March 9, 1852


19th century oil lantern


March 9th  Tuesday  This morning finished putting

the sitting room chamber in order

Mrs Witherell came in with her work

for an hour or two. I sent for Hannah

Augusta & Abby this afternoon.  Abby

came in this evening  Augustus called  his

wife has the canker and was not able to come


Today “was a fair good day + pritty warm,” * accommodating weather for the carpenters working on the shovel shops. According to modern town historian, Ed Hands, the repair would be rapid enough to allow a resumption of manufacturing “in less than three weeks.” But what happened to the shovel makers during the hiatus? Were they kept on payroll? Or were they given unpaid furlough?

What happened to Patric Quinn? An Irish immigrant with a young wife and two small children, he was the watchman who had dropped his lantern into the varnish on the night of March 2d. He started the fire. Was he injured? Was he held accountable?  Did he stay on payroll? He and his wife Elisa, who sometimes did sewing for Evelina, remained in North Easton. They lived on Elm Street in one of the workers’s houses.

At the Ames compound, Evelina put the sitting room and parlor back in order. She and her sister-in-law, Amelia Gilmore sat and sewed.  They were joined for a time by Sarah Ames Witherell who was followed by young Abbey Torry and Augusta Pool Gilmore. Hannah Lincoln Gilmore was too sick to attend.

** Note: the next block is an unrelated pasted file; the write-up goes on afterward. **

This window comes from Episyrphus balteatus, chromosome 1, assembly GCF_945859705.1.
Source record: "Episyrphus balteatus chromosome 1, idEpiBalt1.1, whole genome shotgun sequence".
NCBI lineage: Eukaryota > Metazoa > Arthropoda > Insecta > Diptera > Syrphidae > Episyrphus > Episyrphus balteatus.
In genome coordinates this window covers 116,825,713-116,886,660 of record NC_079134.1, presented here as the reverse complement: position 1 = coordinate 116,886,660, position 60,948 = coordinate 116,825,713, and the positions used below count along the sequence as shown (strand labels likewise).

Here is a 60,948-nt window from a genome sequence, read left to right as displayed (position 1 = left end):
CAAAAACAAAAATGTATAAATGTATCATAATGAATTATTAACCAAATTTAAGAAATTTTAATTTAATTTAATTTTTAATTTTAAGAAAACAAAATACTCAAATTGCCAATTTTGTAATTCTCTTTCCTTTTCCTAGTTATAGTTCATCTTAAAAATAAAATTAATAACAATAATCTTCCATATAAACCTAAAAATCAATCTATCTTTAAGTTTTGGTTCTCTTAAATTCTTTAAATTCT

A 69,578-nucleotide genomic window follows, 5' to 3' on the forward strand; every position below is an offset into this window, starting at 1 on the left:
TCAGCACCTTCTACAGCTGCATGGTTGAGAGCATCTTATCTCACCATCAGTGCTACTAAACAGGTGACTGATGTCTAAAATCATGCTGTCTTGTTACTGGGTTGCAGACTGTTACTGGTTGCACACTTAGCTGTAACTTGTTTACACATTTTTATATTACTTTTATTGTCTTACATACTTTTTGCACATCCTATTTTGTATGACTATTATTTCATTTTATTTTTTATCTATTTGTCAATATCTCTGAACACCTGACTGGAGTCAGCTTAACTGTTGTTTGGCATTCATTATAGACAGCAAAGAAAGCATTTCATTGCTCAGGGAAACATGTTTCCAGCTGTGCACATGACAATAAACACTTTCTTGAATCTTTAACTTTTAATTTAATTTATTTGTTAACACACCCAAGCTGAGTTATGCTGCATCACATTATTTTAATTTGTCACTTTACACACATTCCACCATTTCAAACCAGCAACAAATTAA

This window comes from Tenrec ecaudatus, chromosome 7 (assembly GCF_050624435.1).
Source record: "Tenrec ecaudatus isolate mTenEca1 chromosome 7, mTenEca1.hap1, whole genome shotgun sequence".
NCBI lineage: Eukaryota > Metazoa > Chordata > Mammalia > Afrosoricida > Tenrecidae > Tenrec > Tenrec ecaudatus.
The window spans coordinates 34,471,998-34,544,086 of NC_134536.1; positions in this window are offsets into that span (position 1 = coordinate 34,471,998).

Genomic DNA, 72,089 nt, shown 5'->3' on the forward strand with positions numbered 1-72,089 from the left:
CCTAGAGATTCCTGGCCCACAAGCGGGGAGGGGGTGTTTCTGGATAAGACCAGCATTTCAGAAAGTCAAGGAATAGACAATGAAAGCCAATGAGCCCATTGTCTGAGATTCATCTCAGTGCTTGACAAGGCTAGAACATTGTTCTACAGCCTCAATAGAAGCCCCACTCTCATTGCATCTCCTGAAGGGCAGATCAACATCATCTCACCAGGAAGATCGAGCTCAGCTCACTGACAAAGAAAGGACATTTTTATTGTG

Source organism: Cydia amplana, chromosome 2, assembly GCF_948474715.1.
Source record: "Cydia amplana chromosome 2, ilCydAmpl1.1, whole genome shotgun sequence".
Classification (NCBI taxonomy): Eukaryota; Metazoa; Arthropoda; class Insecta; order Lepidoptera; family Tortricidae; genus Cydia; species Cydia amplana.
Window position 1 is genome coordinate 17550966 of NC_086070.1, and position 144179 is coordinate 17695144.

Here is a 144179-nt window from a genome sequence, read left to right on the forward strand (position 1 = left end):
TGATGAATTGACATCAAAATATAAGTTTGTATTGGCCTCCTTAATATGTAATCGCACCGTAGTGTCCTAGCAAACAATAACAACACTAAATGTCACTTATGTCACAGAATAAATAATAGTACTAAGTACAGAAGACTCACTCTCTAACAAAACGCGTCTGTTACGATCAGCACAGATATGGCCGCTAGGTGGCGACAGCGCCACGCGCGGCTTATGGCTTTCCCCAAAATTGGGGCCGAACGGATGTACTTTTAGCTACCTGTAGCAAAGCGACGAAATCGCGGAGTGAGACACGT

*Oliver Ames, Journal, Stonehill College Archives, Arnold Tofias Collection

**Edmund C. Hands, Easton’s Neighborhoods, 1995, p. 163

March 3, 1852




March 3  Wednesday  Last night the finishing shops

were burned to the ground by Quinns letting 

his lantern fall into the varnish  Oakes came

home from the fire about 4 Oclock much

more cheerful than I expected to see him and 

went to bed  OA and Frank came home to put

on dry clothes & went back and staid untill morning

Lavinia & Augusta were here awhile this afternoon


Fire! Most of the shovel company’s buildings, situated in”the most centralized areas of Ames production, ‘the island’ at the outfall of Shovel Shop Pond,”* caught fire and burned to the ground. On his nightly round, Patric Quinn, the watchman, dropped his lantern into the varnish. The subsequent explosion must have been quick and, given the nature of the combustibles, uncontainable from the outset.

Naturally, Old Oliver recorded the event as well: “last night about eleven O clock the finishing shop took fire and the shops adjoining it were burned down – Bisbes shop and the small one made out of the cole hous that was mooved from the hoe shop was saved – the fire took from the varnish …”**

O. Ames & Sons had caught fire before, once in 1844 and again in 1849.  After the 1844 fire, the family “had bought a used fire engine,”** which was brought to bear on the 1849 fire. In that case, Old Oliver credited the engine with saving the day, noting that “if we had have had no engoin I think it would have burnt up.” **

This latest conflagration was different. As modern historian Gregory Galer points out, “luck was not on their side…[the used fire] engine was no match for the blaze, fueled in part by 12,000 well-dried, ash shovel handles; oil and varnish used to protect completed shovels; and the wooden building itself.”*  The shovel shop was in ruins.

Evelina didn’t attend the fire, but she would have been able to see the flames from their front windows. The fire went on all night, her husband, sons and other townspeople present for most of it. There is no record of any injuries.


Gregory Galer, Forging Ahead, MIT, pp. 248-249

** Oliver Ames, Journal, Stonehill College Archives, Arnold Tofias Collection